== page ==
The Tequeely fishing fly

The Tequeely is a fishing fly that no one can seem to explain why it works – we just know it does. It is ugly & weird, and deadly on smallmouth bass. In fact I’m down to two and headed out Sunday with them for some more bronzebacks. We’ll see if the flies make it home. Where most flies strive for some sort of consistency and natural look, the Tequeely says ‘the heck with it’ and catches fish anyway, despite its appearance.

Gaudy. Ugly. Fish-catching. These terms for one of the foremost smallmouth flies may seem divergent, but they all hit the spot for the Tequeely, a combination of kindergarten art project and scrapped experimental woolly bugger borne from a night of drunk tying along with a little bit of rubber thrown in for good measure. Regardless of its appearance, the Tequeely dominates smallmouth in spring and summer. Who really knows what it looks like under the water to these protective predators this time of year, and really, when the fish are biting, who cares? Maybe it’s the two-tone marabou or the sparkling estaz or the pulsing silicone legs that ignites them. Tie a half dozen up and hold on as smallmouth slam them with reckless abandon while you try to figure out the allure of this reaction strike generator.

MATERIALS: Hook - 3X Long Streamer size 2-8; Thread - Black 6/0; Tail - Yellow/Black/Yellow Marabou; Body - Rootbeer Estaz; Legs - Yellow Silicone; Head - Brass Bead.

Start by putting a brass bead on the hook shank and tying in a pinch of yellow marabou on the bottom to start the tail. Flip the hook over and add a layer of black to the top of the hook shank, followed by another layer of yellow, producing a bumblebee-like appearance in the tail.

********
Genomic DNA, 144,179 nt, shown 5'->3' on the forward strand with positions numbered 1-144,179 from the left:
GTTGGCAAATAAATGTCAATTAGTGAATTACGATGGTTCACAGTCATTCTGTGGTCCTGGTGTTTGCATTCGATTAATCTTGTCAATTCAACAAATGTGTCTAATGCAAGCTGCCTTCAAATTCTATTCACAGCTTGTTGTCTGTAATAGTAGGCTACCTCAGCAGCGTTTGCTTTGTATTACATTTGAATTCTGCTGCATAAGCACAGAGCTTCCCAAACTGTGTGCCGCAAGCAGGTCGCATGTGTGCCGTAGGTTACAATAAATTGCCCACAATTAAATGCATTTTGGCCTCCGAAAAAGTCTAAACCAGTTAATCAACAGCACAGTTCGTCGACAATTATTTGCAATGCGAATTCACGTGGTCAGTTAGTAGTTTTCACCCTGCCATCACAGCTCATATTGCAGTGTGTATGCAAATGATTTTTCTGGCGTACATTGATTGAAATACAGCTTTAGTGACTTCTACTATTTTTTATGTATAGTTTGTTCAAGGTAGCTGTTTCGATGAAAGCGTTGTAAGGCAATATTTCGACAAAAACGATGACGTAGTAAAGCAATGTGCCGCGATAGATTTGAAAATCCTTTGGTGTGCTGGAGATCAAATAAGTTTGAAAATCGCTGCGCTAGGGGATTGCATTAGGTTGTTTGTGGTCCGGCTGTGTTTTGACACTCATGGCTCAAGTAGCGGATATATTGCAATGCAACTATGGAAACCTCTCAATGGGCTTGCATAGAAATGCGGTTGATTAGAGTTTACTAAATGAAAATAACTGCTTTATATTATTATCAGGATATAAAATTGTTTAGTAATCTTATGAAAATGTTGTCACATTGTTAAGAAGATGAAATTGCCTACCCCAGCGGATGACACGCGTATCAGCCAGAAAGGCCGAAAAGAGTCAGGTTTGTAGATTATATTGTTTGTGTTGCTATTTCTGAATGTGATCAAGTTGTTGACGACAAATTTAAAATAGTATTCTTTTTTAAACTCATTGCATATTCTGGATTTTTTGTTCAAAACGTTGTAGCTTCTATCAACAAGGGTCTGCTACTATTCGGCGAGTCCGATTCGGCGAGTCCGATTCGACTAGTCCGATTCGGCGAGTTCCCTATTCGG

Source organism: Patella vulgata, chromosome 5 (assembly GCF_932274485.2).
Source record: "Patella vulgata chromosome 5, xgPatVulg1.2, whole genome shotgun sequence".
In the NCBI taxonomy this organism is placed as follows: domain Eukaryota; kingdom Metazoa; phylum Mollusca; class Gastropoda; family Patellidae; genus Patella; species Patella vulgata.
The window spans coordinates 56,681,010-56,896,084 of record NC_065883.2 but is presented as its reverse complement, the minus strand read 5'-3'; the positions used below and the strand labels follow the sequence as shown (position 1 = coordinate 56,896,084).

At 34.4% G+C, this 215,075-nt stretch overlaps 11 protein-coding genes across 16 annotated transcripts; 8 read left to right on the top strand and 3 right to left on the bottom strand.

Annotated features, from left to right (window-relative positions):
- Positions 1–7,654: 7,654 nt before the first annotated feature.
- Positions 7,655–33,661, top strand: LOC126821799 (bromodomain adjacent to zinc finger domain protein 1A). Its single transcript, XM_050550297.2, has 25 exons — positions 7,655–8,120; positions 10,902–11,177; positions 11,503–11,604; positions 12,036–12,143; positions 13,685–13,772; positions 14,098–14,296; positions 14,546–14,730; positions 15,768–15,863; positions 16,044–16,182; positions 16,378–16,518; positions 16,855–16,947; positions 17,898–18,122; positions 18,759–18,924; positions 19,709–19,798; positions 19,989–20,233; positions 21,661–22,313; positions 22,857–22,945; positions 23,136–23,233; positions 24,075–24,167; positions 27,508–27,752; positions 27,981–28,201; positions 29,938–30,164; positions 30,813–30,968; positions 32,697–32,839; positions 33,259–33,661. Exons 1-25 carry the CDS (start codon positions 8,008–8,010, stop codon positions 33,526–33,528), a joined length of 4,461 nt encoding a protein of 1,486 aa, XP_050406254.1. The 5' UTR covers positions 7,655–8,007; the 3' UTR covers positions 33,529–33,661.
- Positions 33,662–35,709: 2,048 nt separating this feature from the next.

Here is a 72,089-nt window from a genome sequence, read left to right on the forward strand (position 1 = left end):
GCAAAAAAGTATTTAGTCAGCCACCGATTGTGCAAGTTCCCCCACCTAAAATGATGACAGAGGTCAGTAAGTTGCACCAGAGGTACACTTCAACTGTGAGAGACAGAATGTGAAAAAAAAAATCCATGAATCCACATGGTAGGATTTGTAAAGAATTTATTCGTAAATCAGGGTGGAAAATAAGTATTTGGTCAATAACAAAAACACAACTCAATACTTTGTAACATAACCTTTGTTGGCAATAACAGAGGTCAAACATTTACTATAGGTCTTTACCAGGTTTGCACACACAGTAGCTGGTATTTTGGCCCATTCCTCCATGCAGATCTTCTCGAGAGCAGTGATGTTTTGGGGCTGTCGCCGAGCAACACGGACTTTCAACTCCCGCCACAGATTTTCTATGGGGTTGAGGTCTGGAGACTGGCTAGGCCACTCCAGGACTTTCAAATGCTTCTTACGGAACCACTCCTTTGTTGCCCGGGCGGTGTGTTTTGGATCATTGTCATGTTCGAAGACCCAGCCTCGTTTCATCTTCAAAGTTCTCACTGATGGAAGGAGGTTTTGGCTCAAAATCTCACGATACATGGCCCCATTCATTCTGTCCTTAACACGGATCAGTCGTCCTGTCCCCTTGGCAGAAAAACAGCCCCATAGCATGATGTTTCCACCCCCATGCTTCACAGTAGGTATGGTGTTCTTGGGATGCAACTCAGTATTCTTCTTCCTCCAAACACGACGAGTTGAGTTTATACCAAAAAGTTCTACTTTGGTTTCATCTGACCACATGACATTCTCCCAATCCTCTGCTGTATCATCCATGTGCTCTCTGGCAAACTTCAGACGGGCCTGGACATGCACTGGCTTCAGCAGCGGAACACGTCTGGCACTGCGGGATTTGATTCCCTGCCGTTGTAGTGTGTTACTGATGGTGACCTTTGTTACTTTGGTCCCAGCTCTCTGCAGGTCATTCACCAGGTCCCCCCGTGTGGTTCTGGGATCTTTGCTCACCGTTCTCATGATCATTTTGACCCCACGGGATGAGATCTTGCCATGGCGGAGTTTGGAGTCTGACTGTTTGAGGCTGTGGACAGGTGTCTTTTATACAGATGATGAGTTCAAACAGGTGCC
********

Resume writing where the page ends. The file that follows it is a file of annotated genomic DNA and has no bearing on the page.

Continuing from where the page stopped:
For the body of the fly, tie in a strand of rootbeer estaz, advancing the thread slightly from the tie-in point. About one-third of the way up the hook shank from the bend, tie in a yellow silicone rubber leg with a couple wraps of thread around it in a figure-eight style, so a small X is formed to secure it in place.

Add two more legs evenly spaced up the hook shank, with the final one just behind the bead, doing so in the same figure-eight fashion to lock them in place. Carefully wrap the estaz forward to form the body of the fly - weaving it in and out of the silicone legs, so they don’t get trapped by the material – tie off and trim behind the bead. Whip finish and add a drop of head cement for posterity, and the tequeely is ready to rumble.

Wherever smallmouth are holding, the Tequeely is worth a shot. It may look like a rusted out and repainted Ford Pinto, but the strikes are sure to be just as explosive as the 1970s subcompact car.

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